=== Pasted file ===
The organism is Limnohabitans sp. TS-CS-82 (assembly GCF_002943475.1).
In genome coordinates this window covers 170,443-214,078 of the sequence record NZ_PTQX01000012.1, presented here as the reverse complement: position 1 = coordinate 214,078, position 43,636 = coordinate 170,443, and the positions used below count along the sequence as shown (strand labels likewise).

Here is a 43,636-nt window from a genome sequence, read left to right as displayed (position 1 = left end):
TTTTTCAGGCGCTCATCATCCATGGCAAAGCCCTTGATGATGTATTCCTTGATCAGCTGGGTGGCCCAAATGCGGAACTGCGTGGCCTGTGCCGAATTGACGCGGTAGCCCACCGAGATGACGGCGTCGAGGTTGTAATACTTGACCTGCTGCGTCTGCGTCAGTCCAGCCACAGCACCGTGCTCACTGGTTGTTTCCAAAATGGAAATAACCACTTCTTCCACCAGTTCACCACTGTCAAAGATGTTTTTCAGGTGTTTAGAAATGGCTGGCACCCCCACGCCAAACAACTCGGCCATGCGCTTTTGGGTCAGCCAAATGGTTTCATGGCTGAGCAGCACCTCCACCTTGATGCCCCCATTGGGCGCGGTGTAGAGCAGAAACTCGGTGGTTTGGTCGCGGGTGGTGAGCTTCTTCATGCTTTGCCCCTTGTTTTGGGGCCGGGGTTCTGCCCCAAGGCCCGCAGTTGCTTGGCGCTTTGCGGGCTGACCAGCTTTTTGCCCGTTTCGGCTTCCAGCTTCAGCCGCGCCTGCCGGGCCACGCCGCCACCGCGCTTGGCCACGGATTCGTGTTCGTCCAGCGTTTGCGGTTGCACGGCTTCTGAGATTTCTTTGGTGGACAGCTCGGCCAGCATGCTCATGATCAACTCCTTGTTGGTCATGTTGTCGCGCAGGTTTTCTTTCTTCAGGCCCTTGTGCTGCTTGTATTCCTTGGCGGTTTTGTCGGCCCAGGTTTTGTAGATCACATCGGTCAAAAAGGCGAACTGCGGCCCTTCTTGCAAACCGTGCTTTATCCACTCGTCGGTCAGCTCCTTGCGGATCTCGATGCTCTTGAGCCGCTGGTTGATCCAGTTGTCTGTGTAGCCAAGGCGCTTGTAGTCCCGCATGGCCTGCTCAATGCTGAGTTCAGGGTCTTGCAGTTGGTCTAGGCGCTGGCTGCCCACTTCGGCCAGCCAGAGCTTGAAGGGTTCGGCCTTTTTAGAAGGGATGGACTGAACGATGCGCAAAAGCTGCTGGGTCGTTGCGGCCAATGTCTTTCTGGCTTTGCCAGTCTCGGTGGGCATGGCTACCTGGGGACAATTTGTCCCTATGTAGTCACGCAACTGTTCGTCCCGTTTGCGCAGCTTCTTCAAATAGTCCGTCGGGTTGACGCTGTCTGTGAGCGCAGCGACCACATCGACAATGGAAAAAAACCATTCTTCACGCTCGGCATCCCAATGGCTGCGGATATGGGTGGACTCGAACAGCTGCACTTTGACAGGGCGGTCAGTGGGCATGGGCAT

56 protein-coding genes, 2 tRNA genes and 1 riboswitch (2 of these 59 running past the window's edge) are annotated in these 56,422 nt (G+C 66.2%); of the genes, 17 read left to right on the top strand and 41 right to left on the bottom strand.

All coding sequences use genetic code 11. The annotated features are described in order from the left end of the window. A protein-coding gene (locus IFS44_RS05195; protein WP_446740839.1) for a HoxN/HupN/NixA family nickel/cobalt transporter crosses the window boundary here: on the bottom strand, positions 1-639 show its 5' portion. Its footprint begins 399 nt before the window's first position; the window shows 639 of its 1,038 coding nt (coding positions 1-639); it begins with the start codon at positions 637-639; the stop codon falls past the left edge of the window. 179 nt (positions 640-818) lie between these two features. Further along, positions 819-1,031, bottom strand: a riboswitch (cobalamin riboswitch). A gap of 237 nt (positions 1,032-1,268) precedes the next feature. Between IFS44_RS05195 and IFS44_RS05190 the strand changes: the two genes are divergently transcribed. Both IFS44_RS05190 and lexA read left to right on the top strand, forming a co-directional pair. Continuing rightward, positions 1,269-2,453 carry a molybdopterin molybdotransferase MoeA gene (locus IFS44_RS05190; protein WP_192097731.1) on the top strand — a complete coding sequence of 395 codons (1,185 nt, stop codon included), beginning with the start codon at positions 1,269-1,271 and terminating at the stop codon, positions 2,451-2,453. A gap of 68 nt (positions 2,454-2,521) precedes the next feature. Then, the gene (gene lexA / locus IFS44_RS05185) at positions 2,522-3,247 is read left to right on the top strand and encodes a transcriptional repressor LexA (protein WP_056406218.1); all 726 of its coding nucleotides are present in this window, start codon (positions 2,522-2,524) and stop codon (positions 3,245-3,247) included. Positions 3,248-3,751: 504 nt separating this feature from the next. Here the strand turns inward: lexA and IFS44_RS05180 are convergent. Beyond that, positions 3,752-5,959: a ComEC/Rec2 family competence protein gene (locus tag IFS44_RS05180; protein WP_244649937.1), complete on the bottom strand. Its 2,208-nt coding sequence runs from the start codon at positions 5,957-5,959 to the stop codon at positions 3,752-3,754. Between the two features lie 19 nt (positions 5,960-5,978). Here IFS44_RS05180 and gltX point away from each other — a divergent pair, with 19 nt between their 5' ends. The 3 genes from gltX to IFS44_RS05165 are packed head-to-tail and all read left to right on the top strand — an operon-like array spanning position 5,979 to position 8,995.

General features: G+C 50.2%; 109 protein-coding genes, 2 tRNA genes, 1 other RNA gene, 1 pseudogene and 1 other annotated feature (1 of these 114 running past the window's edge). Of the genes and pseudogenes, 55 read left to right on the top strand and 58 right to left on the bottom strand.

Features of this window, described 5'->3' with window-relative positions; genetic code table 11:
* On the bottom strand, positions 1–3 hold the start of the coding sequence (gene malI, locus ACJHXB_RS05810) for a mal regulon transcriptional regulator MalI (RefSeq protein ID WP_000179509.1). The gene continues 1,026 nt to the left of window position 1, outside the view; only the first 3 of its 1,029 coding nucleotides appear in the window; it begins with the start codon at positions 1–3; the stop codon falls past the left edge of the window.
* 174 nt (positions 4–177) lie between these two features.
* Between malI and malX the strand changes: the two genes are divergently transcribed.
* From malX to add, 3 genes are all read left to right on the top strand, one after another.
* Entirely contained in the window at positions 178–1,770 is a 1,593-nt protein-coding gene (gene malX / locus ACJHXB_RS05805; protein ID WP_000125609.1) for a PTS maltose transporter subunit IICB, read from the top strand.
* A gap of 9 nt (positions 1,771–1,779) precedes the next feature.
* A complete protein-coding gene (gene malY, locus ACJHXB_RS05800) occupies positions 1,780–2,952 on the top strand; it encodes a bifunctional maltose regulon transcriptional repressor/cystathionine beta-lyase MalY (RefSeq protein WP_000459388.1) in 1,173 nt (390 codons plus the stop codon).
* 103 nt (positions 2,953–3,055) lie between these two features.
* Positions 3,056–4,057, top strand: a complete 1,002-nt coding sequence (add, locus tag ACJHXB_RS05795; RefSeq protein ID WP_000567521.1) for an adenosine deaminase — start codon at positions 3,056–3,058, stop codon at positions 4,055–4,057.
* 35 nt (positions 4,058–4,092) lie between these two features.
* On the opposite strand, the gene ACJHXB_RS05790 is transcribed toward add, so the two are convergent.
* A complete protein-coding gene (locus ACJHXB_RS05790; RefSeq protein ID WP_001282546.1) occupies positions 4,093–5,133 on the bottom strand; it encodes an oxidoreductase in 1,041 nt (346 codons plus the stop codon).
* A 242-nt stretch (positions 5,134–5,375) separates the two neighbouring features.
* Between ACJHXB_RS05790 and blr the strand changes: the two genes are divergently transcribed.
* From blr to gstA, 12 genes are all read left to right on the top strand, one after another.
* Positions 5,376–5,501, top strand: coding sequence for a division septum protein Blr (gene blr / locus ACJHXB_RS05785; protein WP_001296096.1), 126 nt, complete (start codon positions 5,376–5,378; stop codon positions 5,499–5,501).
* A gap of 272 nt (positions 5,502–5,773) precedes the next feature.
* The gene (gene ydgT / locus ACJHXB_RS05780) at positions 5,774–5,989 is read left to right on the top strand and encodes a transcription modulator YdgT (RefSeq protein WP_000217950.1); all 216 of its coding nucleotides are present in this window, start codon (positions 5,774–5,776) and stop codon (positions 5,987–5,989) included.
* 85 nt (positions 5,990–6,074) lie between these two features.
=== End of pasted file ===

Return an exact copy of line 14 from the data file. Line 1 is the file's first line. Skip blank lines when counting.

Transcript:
* A gap of 9 nt (positions 1,771–1,779) precedes the next feature.